Risk Handling: The projects with many unknown risks that occur as the development proceeds; in that case, the Spiral Model is the best development model to follow due to the risk analysis and risk handling at every phase.

Suitable for large projects: Using the Meta Model in large and complex projects is recommended.

Flexibility in Requirements: Change requests in the Requirements at a later phase can be incorporated accurately by using this model.

Customer Satisfaction: Customers can see the development of the product at the early phase of the software development and thus, they habituated with the system by using it before completion of the total product.

Iterative and Incremental Approach: The Meta Model provides an iterative and incremental approach to software development, allowing flexibility and adaptability in response to changing requirements or unexpected events.

Emphasis on Risk Management: The Meta Model strongly emphasizes risk management, which helps minimize the impact of uncertainty and risk on the software development process.

Improved Communication: The Meta Model provides regular evaluations and reviews, enhancing customer and development team communication.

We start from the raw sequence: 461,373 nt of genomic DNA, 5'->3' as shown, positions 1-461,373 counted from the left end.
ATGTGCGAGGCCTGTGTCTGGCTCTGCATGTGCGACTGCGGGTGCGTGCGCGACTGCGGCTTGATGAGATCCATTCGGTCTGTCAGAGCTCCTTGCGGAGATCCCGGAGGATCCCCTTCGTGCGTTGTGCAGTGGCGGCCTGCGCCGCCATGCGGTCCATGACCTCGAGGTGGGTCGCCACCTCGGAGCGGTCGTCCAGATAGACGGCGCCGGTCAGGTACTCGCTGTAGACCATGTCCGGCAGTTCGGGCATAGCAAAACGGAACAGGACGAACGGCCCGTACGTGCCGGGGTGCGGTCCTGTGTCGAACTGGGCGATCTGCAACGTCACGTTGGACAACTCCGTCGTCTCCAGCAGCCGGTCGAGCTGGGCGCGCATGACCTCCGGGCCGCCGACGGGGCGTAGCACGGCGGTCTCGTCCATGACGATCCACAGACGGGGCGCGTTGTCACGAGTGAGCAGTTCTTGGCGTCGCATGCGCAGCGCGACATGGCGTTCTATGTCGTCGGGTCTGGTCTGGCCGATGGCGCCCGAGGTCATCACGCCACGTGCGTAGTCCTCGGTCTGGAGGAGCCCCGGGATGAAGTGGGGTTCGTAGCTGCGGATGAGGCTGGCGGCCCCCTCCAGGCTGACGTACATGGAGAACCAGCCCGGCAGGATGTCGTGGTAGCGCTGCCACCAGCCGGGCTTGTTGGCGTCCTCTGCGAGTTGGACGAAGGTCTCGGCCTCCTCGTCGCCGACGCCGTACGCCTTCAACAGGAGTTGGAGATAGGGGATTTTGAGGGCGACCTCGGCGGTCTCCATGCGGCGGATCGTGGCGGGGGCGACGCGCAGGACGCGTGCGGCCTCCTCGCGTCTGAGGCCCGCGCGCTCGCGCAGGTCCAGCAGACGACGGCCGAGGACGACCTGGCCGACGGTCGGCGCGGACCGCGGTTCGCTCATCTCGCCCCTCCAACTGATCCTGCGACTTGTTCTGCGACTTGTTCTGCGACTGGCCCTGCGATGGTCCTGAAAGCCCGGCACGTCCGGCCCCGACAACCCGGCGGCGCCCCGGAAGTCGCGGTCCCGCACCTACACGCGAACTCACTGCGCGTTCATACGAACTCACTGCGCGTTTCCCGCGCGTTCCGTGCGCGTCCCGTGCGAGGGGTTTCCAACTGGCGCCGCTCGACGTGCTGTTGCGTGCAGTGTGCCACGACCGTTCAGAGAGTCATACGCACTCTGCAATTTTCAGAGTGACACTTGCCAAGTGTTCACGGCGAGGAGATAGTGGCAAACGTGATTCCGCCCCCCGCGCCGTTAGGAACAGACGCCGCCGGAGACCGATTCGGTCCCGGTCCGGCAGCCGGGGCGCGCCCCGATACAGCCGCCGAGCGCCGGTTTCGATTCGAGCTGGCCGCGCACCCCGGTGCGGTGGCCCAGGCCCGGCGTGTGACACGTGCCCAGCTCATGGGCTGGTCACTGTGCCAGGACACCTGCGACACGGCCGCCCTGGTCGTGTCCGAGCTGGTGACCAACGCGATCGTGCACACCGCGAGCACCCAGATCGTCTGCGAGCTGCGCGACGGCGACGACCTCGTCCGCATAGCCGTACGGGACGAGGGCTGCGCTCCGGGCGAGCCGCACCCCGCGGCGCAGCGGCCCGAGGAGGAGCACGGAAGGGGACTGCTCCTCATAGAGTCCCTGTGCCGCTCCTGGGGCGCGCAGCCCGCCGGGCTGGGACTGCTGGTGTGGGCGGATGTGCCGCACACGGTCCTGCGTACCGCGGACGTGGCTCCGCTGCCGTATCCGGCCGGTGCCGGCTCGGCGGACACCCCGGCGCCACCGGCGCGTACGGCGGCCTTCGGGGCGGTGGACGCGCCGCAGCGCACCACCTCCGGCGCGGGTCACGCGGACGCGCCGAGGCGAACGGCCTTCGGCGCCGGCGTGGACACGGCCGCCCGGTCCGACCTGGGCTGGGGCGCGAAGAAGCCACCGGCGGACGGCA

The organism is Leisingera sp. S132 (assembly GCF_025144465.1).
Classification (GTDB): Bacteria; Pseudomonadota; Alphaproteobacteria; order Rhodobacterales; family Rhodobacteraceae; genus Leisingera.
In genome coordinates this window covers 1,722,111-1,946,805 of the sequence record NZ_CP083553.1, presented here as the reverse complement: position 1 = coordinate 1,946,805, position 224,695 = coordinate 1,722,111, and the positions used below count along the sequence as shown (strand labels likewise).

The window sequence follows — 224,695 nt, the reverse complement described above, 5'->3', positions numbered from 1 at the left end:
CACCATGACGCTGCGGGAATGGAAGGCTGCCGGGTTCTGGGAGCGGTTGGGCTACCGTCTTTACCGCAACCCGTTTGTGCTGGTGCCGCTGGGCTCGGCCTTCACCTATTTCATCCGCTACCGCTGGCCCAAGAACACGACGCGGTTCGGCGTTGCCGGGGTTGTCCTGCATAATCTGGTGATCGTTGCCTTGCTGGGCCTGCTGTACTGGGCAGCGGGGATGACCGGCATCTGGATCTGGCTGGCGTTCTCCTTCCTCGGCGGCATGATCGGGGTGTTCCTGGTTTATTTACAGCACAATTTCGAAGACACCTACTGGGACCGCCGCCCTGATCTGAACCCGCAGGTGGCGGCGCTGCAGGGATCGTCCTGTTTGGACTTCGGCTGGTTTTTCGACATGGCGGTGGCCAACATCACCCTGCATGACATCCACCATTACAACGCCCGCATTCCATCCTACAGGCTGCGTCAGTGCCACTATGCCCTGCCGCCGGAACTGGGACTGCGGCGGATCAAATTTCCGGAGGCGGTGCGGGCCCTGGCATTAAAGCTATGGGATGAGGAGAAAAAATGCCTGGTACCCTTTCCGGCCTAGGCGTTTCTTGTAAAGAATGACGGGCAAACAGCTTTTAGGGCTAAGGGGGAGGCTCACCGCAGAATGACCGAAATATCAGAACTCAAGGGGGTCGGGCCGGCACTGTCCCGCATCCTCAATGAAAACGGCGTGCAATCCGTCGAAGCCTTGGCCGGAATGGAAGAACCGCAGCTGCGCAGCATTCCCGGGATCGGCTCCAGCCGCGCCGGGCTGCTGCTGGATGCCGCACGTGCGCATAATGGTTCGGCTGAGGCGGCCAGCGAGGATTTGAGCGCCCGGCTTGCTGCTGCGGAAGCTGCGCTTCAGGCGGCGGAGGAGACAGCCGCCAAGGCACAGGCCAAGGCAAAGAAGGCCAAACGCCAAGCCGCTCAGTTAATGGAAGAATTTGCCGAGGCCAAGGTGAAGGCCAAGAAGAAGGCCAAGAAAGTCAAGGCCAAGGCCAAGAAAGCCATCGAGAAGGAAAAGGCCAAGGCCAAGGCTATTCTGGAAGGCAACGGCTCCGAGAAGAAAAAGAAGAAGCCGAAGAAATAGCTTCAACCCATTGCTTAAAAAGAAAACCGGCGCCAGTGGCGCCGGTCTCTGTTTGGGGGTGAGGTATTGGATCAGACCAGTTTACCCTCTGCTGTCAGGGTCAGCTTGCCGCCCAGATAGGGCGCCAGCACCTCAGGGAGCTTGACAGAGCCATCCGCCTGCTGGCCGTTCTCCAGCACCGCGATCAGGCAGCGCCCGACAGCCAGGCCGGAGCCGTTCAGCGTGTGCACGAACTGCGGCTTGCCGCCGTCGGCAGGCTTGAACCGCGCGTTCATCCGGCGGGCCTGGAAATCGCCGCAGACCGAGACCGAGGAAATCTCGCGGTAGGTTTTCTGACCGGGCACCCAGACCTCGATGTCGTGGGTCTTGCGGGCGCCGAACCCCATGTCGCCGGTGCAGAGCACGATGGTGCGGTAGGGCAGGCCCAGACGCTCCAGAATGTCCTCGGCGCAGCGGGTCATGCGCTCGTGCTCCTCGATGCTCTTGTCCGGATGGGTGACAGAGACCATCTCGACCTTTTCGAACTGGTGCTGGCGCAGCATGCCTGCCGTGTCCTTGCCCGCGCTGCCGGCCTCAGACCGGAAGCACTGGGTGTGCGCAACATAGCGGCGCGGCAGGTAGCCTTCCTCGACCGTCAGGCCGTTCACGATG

Improved Quality: The Meta Model allows for multiple iterations of the software development process, which can result in improved software quality and reliability.

Disadvantages of the Spiral Model

Below are some of the main disadvantages of the spiral model.

Complex: The Meta Model is much more complicated than other SDLC models.

Expensive: The Meta Model is not suitable for small projects as it is costly.

Less dependability on Risk Analysis: The successful completion of the project is very much dependent on Risk Analysis. Without very highly experienced experts, it will be a failure to develop a project using this model.

Difficulty in time management: As the number of phases is unknown at the start of the project, time estimation is complicated.

Complexity: The Meta Model can be complex, as it involves multiple iterations of the software development process.

Time-Consuming: The Meta Model can be time-consuming, requiring multiple evaluations and reviews.

Resource Intensive: The Meta Model can be resource-intensive, requiring a significant investment in planning, risk analysis, and evaluations.

The most serious issue in the cascade model is that it takes a long time to finish the item, and the product becomes obsolete. To tackle this issue, we have another methodology known as the Winding or spiral model. The winding model is otherwise called the cyclic model.